Markazul Ma’arif, an Assam based Muslim NGO, moved by the reported starvation deaths in Murshidabad sent a survey team in May to measure the loss and requirements of the people there. Following the survey report the Organization sent its officials- Mr. Sharifuddin Lashkar, Fakharuddin and Shah Jahan Ali- with relief commodities. The group organized local volunteers and provided the starving victims with rice (10 Kg. Per family), Daal, salt, cooking oil, baby foods, medicine, Lungi and Saries to 1200 families in 3 phases in June and July. Mr. Shamsul Haq Choudhury, Vice President of the Organization, Maulana Siddiqullah Choudhury, General Secretary West Bengal Jamiat Ulama-e Hind and M. Burhaniddin Qasmi from Mumbai have also distributed from the Organization goods to build shelters, to those who have lost shelters, and means of income to the selected males and females in July 15 and 19.

So far 600 bundles of Tin to 400 families (each bundle contains 72 ft. of aluminium shields), 15 rickshaw vans to men and 10 sewing machines to women have been distributed in the affected villages as means of living and earnings in addition to food, clothing and medicine to 1200 families in earlier three phases of distribution. In all some 7500 people have been benefited by the volunteer services of the Organization. Notably, Markazul Ma’arif is rendering this relief and rehabilitation commodities in Murshidabad with full collaboration of a London based humanitarian organization- MUSLIM AID.

The survey of the Organization also reveals requirements of proper educational infrastructure in the locality. Hence, Markazul Ma’arif is working to establish five schools in the severely affected villages where basic religious and primary secular schooling would be facilitated to both the boys and girls. Maulana Siddiqullah Chaudhury, General Secretary Jamiat Ulama-i West Bengal unit has agreed to look after the schools for the next five years with Markaz’s financing.

Markazul Ma’arif, headed by Maulana Badruddin Ajmal Al-Qasmi, Member Shura Darul Uloom Deoband; is the largest Muslim NGO in northeast India. From the very beginning of its establishment in 1982, the Organization has been engaged in plying a key role for a sincere, devoted and altruistic service to the people of northeast region, in social, economic, educational development without discrimination of creed or cast.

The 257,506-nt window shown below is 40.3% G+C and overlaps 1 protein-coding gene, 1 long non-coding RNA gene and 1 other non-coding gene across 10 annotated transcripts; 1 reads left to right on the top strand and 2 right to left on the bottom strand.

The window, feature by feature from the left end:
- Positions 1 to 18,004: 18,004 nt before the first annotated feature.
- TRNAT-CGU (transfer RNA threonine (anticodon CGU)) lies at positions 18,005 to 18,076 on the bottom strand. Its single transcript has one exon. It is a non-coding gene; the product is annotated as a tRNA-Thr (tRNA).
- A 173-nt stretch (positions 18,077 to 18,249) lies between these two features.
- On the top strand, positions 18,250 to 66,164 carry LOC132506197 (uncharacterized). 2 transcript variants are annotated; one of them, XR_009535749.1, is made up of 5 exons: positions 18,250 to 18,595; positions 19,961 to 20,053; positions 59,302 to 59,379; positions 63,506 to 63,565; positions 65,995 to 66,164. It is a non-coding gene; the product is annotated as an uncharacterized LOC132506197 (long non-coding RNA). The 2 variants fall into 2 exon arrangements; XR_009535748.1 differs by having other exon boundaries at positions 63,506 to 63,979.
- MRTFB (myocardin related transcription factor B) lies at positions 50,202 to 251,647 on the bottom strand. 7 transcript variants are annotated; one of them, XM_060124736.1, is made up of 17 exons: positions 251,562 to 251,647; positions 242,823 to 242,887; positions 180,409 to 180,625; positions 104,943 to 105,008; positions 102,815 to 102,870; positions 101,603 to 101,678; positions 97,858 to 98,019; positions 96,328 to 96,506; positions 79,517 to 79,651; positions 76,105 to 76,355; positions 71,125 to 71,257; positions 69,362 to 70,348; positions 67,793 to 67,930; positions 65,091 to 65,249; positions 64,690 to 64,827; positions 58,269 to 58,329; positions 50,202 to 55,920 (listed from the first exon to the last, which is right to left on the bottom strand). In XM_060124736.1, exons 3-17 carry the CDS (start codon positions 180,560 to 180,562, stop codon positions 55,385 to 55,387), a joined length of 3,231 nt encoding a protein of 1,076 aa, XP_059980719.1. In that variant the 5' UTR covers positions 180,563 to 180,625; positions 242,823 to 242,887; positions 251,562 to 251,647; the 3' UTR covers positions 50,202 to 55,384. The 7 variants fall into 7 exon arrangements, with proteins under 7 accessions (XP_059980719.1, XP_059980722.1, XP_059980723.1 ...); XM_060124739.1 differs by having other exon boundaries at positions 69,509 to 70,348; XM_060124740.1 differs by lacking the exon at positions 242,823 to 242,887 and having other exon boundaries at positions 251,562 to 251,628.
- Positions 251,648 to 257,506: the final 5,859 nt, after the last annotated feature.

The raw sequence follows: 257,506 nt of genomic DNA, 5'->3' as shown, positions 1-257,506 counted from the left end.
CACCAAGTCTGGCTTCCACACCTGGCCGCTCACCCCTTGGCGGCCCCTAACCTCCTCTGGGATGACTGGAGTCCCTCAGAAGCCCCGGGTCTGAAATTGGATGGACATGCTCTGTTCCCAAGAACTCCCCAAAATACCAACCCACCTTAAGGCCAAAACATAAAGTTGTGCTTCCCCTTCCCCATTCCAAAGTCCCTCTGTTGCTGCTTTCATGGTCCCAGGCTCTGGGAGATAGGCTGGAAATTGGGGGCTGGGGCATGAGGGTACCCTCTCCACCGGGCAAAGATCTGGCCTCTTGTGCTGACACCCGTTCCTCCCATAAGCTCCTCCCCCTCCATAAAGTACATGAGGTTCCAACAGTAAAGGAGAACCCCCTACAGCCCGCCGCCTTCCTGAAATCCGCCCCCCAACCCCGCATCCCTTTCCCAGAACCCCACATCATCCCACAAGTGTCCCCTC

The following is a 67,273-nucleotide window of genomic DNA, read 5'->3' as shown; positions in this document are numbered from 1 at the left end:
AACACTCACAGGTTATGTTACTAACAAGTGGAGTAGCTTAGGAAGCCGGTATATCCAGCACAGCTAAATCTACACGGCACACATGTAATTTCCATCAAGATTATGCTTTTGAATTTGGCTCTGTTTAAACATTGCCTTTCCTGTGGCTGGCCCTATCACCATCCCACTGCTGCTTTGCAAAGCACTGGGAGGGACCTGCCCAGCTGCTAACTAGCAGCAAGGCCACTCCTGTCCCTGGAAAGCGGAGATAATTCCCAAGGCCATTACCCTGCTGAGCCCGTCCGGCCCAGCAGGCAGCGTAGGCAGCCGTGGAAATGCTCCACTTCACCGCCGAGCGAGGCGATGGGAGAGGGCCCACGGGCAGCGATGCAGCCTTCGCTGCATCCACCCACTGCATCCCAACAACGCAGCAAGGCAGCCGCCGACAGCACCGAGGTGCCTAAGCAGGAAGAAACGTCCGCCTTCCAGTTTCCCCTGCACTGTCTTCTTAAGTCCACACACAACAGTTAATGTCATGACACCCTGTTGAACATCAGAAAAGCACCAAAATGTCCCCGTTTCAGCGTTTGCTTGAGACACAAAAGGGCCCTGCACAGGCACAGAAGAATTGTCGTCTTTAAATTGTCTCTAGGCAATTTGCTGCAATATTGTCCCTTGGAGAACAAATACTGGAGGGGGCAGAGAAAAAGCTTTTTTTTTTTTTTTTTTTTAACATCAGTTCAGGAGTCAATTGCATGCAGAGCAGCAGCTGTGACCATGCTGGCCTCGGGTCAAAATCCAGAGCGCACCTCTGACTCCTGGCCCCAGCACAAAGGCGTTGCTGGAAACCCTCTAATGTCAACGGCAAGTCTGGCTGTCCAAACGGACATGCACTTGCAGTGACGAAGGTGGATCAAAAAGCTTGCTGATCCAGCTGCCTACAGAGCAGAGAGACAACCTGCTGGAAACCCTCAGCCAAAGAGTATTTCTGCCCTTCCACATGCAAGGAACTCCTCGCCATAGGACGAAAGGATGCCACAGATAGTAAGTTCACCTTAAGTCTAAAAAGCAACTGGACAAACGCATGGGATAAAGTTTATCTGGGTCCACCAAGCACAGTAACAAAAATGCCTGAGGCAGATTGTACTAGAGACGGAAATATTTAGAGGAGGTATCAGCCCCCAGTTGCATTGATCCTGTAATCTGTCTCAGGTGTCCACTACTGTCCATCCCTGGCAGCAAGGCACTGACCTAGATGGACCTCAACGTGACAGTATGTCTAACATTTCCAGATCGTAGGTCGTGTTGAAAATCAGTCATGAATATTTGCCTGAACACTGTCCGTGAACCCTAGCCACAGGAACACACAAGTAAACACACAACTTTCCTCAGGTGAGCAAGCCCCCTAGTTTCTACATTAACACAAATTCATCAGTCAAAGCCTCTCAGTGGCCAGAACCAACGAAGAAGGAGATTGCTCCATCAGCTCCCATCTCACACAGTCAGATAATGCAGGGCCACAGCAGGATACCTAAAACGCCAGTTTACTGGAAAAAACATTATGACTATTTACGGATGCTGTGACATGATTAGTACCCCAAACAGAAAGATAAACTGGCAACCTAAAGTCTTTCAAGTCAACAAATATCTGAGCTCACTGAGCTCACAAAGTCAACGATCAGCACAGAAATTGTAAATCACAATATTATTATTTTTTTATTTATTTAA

*Please note that the above press release was ready to be released on July 26 at nearly 03:30 PM when the historic rainfall and sudden flood in Mumbai changed our life for few days. The rain has submerged our office and literally whole campus of MMERC became an ocean of water within less than an hour. MMERC, Mumbai faced heavy lose, whole campus with all computers, furniture and a huge library was completely deep in the water for at least 12 hours. Today, Al-Hamdulillah, we are back again with a new set up. MMERC has been doing relief and rescue work since July 28 across Mumbai and Thane with food and house hold goods and medical camps.) http://www.markazulmaarif.org/newsite/donate.asp

-sd-
(M. Burhanuddin Qasmi)
Director,
MARKAZUL MA’ARIF EDUCATION & RESEARCH CENTRE (MMERC)
Pratiksha Nagar Masjid, Patliputra Nagar
Oshiwara, New Link Road
Jogeshwari (W), Mumbai – 102 (India)
Tel: (+22) 26798538/ 56832225
E-mail: manager@markazulmaarif.org; http://www.markazulmaarif.org

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Inquilab Annual Function


Home of Hope

Amidst the horrors of militancy in the hilly regions of Assam, a group of committed Muslims have set up
Markaz Darul Yatama, an orphanage for kids who are victims of ethnic violence

By Md Akhtab-ul-Ala